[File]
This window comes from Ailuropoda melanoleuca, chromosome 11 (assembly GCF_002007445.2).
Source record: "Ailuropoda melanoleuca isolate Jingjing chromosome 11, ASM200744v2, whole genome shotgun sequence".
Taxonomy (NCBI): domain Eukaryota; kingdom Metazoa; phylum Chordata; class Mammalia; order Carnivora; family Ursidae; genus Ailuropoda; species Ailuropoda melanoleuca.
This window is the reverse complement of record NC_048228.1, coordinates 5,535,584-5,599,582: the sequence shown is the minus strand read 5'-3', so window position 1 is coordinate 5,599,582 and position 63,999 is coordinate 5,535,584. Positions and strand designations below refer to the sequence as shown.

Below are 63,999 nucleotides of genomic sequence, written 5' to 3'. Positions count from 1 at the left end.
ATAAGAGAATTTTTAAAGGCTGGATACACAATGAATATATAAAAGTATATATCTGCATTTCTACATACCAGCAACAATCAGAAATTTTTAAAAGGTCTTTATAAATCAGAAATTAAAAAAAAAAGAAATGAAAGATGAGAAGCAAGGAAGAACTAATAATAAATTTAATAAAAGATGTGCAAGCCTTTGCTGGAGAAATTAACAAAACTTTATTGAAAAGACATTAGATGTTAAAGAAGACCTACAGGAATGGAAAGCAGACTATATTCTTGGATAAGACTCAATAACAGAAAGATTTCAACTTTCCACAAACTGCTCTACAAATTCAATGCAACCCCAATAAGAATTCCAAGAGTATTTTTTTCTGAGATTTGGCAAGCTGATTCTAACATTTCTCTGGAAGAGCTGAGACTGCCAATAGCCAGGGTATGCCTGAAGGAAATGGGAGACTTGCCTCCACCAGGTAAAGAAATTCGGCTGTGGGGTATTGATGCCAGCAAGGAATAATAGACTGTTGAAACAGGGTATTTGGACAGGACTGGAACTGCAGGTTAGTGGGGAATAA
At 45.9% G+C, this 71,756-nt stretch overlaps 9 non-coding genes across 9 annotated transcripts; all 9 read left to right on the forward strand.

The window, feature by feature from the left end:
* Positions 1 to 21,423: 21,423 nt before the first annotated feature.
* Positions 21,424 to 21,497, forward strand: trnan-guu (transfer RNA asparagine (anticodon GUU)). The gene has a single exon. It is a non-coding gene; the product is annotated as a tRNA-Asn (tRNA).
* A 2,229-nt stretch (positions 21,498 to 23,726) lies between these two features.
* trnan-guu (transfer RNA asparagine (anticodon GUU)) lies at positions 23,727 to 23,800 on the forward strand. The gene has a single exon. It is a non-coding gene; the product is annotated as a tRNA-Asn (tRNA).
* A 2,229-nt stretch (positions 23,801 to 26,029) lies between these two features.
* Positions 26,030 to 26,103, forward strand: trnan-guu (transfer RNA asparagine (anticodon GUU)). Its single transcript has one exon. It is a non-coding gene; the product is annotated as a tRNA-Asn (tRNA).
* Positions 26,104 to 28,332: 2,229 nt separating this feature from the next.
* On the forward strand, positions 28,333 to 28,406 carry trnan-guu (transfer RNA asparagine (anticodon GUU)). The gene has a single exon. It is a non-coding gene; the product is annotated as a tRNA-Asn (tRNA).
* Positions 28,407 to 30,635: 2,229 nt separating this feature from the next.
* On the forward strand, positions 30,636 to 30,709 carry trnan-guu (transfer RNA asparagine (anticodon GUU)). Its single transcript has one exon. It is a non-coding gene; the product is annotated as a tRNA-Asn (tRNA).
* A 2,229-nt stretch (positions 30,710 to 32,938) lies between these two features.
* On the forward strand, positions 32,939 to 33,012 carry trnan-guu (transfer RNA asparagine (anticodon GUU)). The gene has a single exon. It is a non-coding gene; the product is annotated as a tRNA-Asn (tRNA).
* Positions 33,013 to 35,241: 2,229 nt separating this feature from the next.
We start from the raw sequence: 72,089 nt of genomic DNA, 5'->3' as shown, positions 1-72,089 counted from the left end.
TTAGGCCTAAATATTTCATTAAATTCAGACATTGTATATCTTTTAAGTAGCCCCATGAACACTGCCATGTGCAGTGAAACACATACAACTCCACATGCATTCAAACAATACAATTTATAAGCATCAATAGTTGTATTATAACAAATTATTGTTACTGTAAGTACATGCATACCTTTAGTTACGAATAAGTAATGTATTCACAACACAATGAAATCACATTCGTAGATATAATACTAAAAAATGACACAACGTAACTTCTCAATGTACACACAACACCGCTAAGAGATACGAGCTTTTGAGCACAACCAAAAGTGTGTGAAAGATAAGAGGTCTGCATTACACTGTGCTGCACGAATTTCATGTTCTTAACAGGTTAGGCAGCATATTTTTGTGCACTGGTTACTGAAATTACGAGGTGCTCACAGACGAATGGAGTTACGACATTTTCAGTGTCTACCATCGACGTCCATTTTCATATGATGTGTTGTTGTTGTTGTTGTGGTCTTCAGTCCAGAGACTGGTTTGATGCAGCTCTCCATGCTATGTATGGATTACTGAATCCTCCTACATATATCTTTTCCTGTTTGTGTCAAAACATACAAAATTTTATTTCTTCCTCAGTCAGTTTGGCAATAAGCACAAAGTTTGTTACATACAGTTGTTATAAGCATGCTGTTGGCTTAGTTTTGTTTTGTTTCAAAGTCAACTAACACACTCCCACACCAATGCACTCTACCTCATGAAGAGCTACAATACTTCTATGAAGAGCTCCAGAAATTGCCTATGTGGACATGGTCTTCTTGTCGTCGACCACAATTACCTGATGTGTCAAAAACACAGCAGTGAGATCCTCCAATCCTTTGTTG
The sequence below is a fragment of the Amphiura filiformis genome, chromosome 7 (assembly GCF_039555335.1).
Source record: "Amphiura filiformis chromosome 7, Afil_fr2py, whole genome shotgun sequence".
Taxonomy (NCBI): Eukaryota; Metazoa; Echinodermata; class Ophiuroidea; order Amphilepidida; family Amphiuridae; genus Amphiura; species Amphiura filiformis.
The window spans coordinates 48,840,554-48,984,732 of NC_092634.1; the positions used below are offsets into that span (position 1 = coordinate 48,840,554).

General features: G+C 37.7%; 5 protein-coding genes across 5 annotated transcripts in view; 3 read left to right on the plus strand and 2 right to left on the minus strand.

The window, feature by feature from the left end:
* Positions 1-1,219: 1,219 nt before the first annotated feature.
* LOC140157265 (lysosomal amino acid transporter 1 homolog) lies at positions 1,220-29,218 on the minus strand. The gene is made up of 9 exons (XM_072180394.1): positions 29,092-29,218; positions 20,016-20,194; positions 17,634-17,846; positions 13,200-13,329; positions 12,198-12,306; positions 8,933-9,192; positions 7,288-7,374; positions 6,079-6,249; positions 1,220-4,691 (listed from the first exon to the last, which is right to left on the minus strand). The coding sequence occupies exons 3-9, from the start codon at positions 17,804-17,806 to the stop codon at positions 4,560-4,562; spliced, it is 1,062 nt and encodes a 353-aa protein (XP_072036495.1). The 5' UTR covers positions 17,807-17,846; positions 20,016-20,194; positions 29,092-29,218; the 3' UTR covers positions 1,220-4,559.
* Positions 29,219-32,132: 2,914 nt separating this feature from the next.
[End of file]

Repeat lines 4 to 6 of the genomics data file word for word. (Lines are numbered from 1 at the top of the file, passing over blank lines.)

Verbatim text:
This window is the reverse complement of record NC_048228.1, coordinates 5,535,584-5,599,582: the sequence shown is the minus strand read 5'-3', so window position 1 is coordinate 5,599,582 and position 63,999 is coordinate 5,535,584. Positions and strand designations below refer to the sequence as shown.

Below are 63,999 nucleotides of genomic sequence, written 5' to 3'. Positions count from 1 at the left end.
ATAAGAGAATTTTTAAAGGCTGGATACACAATGAATATATAAAAGTATATATCTGCATTTCTACATACCAGCAACAATCAGAAATTTTTAAAAGGTCTTTATAAATCAGAAATTAAAAAAAAAAGAAATGAAAGATGAGAAGCAAGGAAGAACTAATAATAAATTTAATAAAAGATGTGCAAGCCTTTGCTGGAGAAATTAACAAAACTTTATTGAAAAGACATTAGATGTTAAAGAAGACCTACAGGAATGGAAAGCAGACTATATTCTTGGATAAGACTCAATAACAGAAAGATTTCAACTTTCCACAAACTGCTCTACAAATTCAATGCAACCCCAATAAGAATTCCAAGAGTATTTTTTTCTGAGATTTGGCAAGCTGATTCTAACATTTCTCTGGAAGAGCTGAGACTGCCAATAGCCAGGGTATGCCTGAAGGAAATGGGAGACTTGCCTCCACCAGGTAAAGAAATTCGGCTGTGGGGTATTGATGCCAGCAAGGAATAATAGACTGTTGAAACAGGGTATTTGGACAGGACTGGAACTGCAGGTTAGTGGGGAATAA